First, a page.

Fingers crossed then that we finally find something we like and can afford. If not ... well, we'll keep trying and trying despite the vissitudes of a schlecht pound / euro exchange rate because we are determined to live in (or near) Berlin!

Saturday, 17 May 2008

What a Load of Scheisse!

I've just finished 'A Year in the Scheisse: Getting to Know the Germans' by Roger Boyes. I read it in an evening; not because it was a riveting read, but because it was so unchallenging.

It's title invites comparison with Stephen Clarke's 'A Year in the Merde', but whereas that book was both genuinely funny and insightful about living in France amongst the French, Boye's book has no sense of place or of cultural tectonic plates rubbing together.

Dubious though it sounds, the conceit on which the book is based has the first-person narrator desperate to marry a German woman for tax purposes. He needs the money urgently so that he can put his widowed and impoverished father back in England into a nursing home; the alternative is his father coming to live with him and, as the narrator puts it, sponge off him.

If this all sounds a bit amoral, then be aware that the narrator is a journalist specialising in hunting down stories connected, however peripherally, with Adolf Hitler for a British newspaper probably in the mould of News of the World. On arrival at Schönefeld he lies to a custom control officer, uses a worthless Turkish coin to get a luggage trolley, then embarks on a mission with his English journalist hacks to track down a watercolour being auctioned that might have been by painted by Herr Führer, all in the first few pages. So we know from the onset that he is a dishonest individual. That he then cynically two-times two women, and cheats in the Berlin marathon to try and impress one of them, comes as no surprise. He evinces no sympathy in the reader, and we have no reason to care what befalls him. He is a devious, work-shy, cowardly, unethical, car-crash. The only reason to read on is a ghastly horror at how more despicable the author can make him.

The other characters in the book struggle to achieve two-dimensions between them. Lazily-written cartoon sketches, they do not develop believable personalities and remain crass stereotypes. They bump by chance into one another up to a 'surprise' ending which is so well signposted it might as well be an exit on the Autobahn.

The subtitle of the book is 'Getting to Know the Germans', but we don't really learn anything about them at all. Supposedly, according to book cover, this is a best-seller in Germany. Indeed, when I was last in Dussmann bookstore in Berlin, this book was piled high in the English language section. I can only imagine that Germans read this book to confirm their prejudices that England is a nation of underhand, unfit, cads with a fixation on World War 2. Meanwhile, Boyes confirms our expectations that Germans are cold, supercilious, angst-ridden, health-obsessed, and with a conviction that they are Übermensch.

There should be a humorous, warm-hearted book out there where we really do get to know the Germans, but this isn't it. I suspect that the book that does is 'Planet Germany' by Cathy Dobson, which I have just started reading as an antidote. If it is, I'll post a review here shortly.

Monday, 12 May 2008

Vorsprung Durch Technik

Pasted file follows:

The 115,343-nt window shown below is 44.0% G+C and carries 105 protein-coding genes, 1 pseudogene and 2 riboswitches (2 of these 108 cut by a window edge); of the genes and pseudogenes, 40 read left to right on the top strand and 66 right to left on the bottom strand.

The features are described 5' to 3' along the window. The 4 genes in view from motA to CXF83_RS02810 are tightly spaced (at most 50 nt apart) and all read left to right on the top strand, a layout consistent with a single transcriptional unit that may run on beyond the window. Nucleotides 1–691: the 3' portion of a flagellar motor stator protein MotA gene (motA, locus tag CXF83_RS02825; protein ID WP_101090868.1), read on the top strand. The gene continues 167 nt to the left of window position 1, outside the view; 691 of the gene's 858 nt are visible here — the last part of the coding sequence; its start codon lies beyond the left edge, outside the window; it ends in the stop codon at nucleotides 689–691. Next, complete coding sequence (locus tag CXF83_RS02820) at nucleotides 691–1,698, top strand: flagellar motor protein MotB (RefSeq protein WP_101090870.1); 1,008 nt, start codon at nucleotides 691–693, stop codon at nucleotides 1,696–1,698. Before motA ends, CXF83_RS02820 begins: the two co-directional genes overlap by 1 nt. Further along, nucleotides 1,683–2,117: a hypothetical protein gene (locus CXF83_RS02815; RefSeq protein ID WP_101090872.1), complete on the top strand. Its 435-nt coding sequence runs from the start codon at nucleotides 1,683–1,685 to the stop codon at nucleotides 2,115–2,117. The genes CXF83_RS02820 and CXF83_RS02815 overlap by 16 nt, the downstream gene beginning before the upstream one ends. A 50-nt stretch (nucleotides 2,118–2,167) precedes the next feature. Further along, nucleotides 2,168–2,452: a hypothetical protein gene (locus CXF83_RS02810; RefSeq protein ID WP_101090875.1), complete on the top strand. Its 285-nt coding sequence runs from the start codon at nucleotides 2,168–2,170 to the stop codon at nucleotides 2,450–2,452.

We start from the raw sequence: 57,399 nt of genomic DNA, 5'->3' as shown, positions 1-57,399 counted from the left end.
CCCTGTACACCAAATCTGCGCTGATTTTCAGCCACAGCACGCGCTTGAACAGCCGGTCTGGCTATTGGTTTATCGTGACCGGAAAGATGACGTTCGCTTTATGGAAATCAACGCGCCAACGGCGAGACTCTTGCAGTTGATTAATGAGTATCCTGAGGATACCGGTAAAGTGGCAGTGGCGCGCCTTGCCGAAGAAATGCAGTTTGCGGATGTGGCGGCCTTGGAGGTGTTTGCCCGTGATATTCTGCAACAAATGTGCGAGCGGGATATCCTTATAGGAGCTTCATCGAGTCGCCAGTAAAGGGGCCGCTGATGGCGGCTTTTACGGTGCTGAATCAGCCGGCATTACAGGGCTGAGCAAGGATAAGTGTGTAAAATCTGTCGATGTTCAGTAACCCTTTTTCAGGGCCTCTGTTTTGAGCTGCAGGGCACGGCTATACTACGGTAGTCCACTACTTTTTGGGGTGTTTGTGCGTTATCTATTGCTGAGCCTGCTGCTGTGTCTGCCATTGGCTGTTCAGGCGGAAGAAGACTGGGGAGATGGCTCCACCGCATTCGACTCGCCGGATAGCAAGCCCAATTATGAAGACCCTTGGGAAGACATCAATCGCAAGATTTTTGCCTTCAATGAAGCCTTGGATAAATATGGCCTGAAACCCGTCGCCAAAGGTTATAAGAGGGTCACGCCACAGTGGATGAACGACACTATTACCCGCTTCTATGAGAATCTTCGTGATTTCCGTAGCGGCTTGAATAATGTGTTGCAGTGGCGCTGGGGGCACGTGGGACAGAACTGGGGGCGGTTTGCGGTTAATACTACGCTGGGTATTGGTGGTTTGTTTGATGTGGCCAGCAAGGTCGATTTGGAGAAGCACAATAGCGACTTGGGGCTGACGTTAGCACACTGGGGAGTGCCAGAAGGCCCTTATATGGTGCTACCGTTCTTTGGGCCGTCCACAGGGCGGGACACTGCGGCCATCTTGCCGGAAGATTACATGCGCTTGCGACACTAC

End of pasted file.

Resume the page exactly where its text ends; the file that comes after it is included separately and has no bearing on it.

Looking forward to moving next to these Germans ....

... or maybe not.

Friday, 2 May 2008

It's German Rhyming Slang!

No not really. I don't think German has rhyming slang, but I could be wrong. Many liminal groups have a secret language to identify themselves to each other and to reinforce their seperateness from the mainstream: from Elizabethan thieves' cant, through the secret language of Chinese women (Nüshu), to polari (British gay slang), and of course London Cockney rhyming slang. So why not sub-groups in Germany?

Apart from pinching words from other liminal groups (for example, a lot of cant, polari, and Cockney words are from Romani), rhyming phrases where the second rhyming component is hidden are common. Quite a few Cockney rhyming slang phrases were actually first coined
by the Navvies - the Navigators; a band of itinerent heavy-construction workers, many foreign (especially Irish), brought together and moved across the country to build first the canals and then the rail networks. One example of many is Billy O'Gorman = foreman.

Anyway, I'd be interested if anyone can give examples of German rhyming slang.
LEO reports that Birne (pear) is slang
for the noggin
i.e head and I wonder if that is because Birne rhymes with Gehirne, brains?

But, just for fun, here are some suggestions for a German rhyming slang:

Under (my totally made up) German rhyming slang, piglets are Angela Merkel (=Ferkel).
e.g. “Es gab viele kleine Angela Merkel in der Hof.” - there were loads of little Angela Merkels in the farmyard.
(I think this has caught on already, given the number of
google hits 'Angela Ferkel' gets!)

And you don't pull on a pair of trousers, you pull on your Karls (Karl der Große (Charlemagne) = Hose).
e.g. “Ich kaufte mir todschicke Karls.” - I bought myself some groovy Karls.

Strangely, in this new Slang, to give somebody a dog and bone is to give them a punching (der Hund und Knochen = das Lochen), not a phonecall.
Mensch 1: "Ich gebe dir einen Hund später!" - I'm giving you a dog later!
Mensch 2 (Missverständnis): "Also, gut! Meine Telefonnummer ist 030 45 6 - OUCH!"

If you insult someone as a dope-head, you could call them a Claudia (Claudia Schiffer = Kiffer; pot-head).
e.g. "Du Vollclaudia!" - you total Claudia!

When you raise a glass, using German rhyming slang you should say 'Helmut!' (Helmut Kohl = Wohl = zum Wohl!)

And Cockney 'apples and pears' have a very different meaning in Neue deutsche gereimte Slang; Äpfel und Birnen = Dirnen (prostitute).
e.g. “Sie sieht aus wie ein Haufen von Äpfeln.” - she looked like a pile of apples.

Internet Denglish can also be adopted; if somebody bangs on at length about a pet peeve in a forum, they could be said to be having a Willy (Willy Brandt = Rant). If the Willy gets out of hand, you might adminish other posters to "Fütter nicht die Sophie!" (Sophie Scholl = Troll; but that's rather a slur on the name of a very brave woman).

Further suggestions welcome, but for now I'm off down the rub-a-dub-dub
for a kitchen sink and a packet of salted Nissan huts.